But at Chelsea, Lukaku has reverted to the Man Utd iteration when Thomas Tuchel really needed the Inter version. Tuchel is not one for hiding his feelings and his patience for the big-money centre-forward has evidently evaporated. It was already waning before THAT interview. The fact that 43 players have scored more Premier League goals than the division’s most expensive striker tells its own story.
10) Alvaro Morata
Alvaro Morata cost £60million. Which seems like a bargain when compared to Lukaku. But the Spain striker endured a similar spell to the Belgian: a bright start before he quickly began eyeing the exit door, all the while looking increasingly forlorn until he could escape.
And £60million for someone who got booked for diving in an FA Cup third-round replay against Norwich and then sent off a minute later for dissent is still £60million wasted. At least it would have been if Atletico weren’t so daft as to give them their money back.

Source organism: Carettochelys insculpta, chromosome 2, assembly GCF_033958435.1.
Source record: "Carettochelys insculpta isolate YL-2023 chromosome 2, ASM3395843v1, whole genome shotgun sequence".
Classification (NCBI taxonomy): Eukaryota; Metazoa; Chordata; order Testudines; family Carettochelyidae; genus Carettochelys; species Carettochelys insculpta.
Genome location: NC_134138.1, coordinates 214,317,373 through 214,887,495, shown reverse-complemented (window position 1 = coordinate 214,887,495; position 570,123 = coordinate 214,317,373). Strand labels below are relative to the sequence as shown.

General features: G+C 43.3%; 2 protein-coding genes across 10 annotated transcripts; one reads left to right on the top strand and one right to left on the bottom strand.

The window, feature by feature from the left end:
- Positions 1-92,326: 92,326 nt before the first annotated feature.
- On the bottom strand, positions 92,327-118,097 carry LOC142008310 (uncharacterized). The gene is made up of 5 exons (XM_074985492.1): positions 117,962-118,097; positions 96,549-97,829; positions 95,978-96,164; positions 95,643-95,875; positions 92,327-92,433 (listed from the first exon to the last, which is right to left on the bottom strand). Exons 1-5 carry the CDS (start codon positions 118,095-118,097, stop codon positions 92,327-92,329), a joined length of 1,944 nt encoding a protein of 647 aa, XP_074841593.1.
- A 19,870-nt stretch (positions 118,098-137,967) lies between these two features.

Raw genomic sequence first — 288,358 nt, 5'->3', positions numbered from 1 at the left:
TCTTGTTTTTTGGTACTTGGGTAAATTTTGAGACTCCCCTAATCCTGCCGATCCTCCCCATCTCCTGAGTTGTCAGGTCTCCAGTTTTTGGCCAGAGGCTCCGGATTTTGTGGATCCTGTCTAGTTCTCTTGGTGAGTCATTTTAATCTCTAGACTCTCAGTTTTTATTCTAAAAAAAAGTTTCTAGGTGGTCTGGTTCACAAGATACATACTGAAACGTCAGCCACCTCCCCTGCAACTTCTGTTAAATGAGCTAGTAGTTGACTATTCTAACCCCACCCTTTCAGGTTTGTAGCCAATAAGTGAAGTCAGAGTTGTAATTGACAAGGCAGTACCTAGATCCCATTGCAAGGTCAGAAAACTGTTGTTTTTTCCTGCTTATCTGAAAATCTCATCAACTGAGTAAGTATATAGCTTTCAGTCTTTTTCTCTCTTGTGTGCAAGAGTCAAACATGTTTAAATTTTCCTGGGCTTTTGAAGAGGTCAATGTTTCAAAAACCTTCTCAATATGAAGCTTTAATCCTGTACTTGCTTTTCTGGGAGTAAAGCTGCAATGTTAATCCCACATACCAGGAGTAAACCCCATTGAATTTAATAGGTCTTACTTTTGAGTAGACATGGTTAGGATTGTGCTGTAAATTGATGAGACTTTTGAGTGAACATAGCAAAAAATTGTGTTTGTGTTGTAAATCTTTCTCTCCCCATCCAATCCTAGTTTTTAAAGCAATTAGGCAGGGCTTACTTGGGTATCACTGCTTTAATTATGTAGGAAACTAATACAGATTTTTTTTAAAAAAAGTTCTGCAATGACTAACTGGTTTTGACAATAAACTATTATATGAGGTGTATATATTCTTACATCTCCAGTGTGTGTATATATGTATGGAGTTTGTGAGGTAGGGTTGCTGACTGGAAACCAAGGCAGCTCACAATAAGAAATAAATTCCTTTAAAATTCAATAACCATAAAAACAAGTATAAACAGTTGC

9) Gonzalo Higuain
Really very good at other clubs but ultimately failed at the Bridge? Hang on… I’m starting to see a pattern here.
What is it about myopic, ill-thought-out signings, based on the ever-changing philosophies and tactics adopted by a conveyor belt of managers fired and hired at the drop of a hat by a Russian oligarch that somehow inhibits the long-term growth of a club?
Couldn’t possibly tell you.
8) Timo Werner
It was reasonably assumed that Lukaku’s arrival would be bad news for Werner. The Germany striker’s opportunities have certainly been more limited but at least Lukaku has borne the brunt of the criticism that Werner was copping last season.